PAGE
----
Widgetbox today announced App Accelerator, a step-by-step guide and tool for creating Facebook applications from Widgetbox widgets. The blandly named App Accelerator shrewdly connects the community developers of Widgetbox's widget marketplace with Facebook's burgeoning user community. Talk about viral marketing.
Widgetbox has done its usability homework in creating a friendly, check-listed step-by-step guide that walks users through what might otherwise be a confusing process. Still, I ran into some problems using App Accelerator, including some URL pasting mistakes that rendered my new application useless and significantly delayed this review. This is something I hope Widgetbox and Facebook will both limit in the future with appropriate error sensing and alerts.
Since the proprietary service only converts Widgetbox widgets, I needed to begin by registering and building a widget. I used Widgetbox's Blidget tool (read Webware review) to create a widget of "my" blog (I used Webware.com, of course.)
Next I needed to register as a Facebook developer; easily done through Widgetbox's prominent link. After converting the blog into a widget, I was offered the opportunity to "promote" it on Facebook. Don't be fooled; this isn't App Accelerator's work. Rather, it crashed my Firefox browser, then posted an image of my blidget to my Facebook mini feed, as a video.
Converting the widget into a Facebook application takes some time to set up, but like any other helper application (like love-to-hate-it tax software), it's more lengthy than grueling. You can test the Facebook application before publishing, and edit it at any time.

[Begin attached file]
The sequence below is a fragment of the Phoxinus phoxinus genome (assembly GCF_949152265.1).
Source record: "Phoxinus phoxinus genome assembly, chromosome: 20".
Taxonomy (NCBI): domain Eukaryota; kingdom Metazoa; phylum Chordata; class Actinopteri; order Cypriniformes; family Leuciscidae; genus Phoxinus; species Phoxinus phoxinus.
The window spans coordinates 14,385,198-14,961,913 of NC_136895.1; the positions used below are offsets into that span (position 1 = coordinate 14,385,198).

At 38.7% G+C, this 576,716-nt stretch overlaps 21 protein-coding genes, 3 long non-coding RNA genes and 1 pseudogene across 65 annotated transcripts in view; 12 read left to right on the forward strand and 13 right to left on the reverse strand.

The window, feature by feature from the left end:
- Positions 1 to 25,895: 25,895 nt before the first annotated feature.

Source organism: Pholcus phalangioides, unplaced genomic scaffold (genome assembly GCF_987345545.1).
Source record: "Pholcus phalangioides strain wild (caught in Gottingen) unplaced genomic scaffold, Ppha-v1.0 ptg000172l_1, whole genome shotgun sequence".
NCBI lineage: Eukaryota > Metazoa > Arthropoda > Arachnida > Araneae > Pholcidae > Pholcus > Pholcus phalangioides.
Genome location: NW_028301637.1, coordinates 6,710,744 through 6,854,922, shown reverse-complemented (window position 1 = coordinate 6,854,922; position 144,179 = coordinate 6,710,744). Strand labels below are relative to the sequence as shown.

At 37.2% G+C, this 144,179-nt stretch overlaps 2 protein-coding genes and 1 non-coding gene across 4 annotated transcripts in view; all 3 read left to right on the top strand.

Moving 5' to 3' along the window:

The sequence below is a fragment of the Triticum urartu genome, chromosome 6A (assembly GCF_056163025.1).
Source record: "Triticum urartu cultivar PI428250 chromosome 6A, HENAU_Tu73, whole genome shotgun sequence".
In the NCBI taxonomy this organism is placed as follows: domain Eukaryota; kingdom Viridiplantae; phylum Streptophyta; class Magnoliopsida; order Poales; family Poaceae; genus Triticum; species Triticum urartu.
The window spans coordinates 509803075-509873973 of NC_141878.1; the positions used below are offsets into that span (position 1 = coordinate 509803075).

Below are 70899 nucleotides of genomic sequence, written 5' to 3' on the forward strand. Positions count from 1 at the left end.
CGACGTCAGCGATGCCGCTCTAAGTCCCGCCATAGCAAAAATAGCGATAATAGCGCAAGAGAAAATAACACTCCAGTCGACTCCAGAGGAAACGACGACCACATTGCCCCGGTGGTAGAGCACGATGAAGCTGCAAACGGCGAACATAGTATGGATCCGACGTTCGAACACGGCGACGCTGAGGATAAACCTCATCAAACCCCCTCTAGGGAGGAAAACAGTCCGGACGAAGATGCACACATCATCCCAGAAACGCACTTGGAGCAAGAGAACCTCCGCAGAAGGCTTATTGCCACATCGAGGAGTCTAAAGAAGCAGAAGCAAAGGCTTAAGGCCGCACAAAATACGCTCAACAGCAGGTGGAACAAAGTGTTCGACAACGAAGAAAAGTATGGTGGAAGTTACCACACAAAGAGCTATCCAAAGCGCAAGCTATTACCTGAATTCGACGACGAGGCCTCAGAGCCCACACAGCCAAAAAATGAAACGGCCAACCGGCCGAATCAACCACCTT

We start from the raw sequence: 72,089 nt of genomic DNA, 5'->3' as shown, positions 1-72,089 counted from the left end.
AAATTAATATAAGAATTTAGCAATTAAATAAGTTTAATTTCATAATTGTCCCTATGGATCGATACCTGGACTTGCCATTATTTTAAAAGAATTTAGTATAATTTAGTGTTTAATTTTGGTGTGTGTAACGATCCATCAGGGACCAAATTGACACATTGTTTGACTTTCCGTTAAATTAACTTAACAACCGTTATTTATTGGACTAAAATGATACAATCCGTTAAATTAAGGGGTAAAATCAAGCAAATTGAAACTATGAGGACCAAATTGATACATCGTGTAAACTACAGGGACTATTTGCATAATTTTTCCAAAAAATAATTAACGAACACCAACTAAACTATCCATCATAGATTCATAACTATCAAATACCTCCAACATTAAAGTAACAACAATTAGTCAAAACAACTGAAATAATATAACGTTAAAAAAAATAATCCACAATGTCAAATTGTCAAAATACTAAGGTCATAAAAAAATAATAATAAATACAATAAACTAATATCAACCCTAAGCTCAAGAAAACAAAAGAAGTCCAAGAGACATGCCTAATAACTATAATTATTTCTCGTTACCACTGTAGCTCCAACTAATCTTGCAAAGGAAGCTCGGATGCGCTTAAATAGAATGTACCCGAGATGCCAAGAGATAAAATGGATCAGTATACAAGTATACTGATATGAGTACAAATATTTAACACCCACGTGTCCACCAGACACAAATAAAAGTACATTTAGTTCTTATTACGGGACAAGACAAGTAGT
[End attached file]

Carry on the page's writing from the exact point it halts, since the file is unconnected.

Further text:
When the new application is set up, Widgetbox closes the loop by linking your Facebook application to the widget itself. Any change to the widget also changes Facebook. Since my demo application is a blidget, new Webware.com posts will show on the Widgetbox blog, and trigger an update on the Facebook application.
In some ways it's a shame I chose to demo App Accelerator with a blidget. Most Facebook applications launch in a separate window when you click them, taking interaction off the user's profile page (the Facebook-developed Wall is a notable exception). It is therefore tragironic that my Webware blog, whose sole purpose is to make reading headlines instantaneous, never graces my Facebook profile page, and instead is stationed one click in.
According to Dean Moses, Widgetbox's CTO, this is the most requested feature among the company's 15,000-plus Facebook "developers" and 1.4 million widget subscribers. A fix is under way.
I also stumbled upon one more bug; the fact that a logo shows up only when you've added it to Widgetbox when you first create a widget. I purposely withheld adding an image to my blidget to test how quickly and how well editing the Facebook applications works through Widgetbox. I should be able to change the logo via Facebook...as soon as four other users adopt my application. A fix for that, too, is coming out soon.
If the glee of having created your own Facebook application without fretting the particulars (like your side nav URL) isn't incentive enough to try App Accelerator, Widgetbox has upped the ante. The DevShare program taps into your personal greed, ahem, business savvy, to split any profits you might acquire from associating your widget to ad content, 50-50.
Monetizing schemes aside, Widgetbox's Facebook conversion engine is a strong start, and a valuable free service for its community of widget developers.
Correction: This article originally misstated the number of Widgetbox Facebook developers.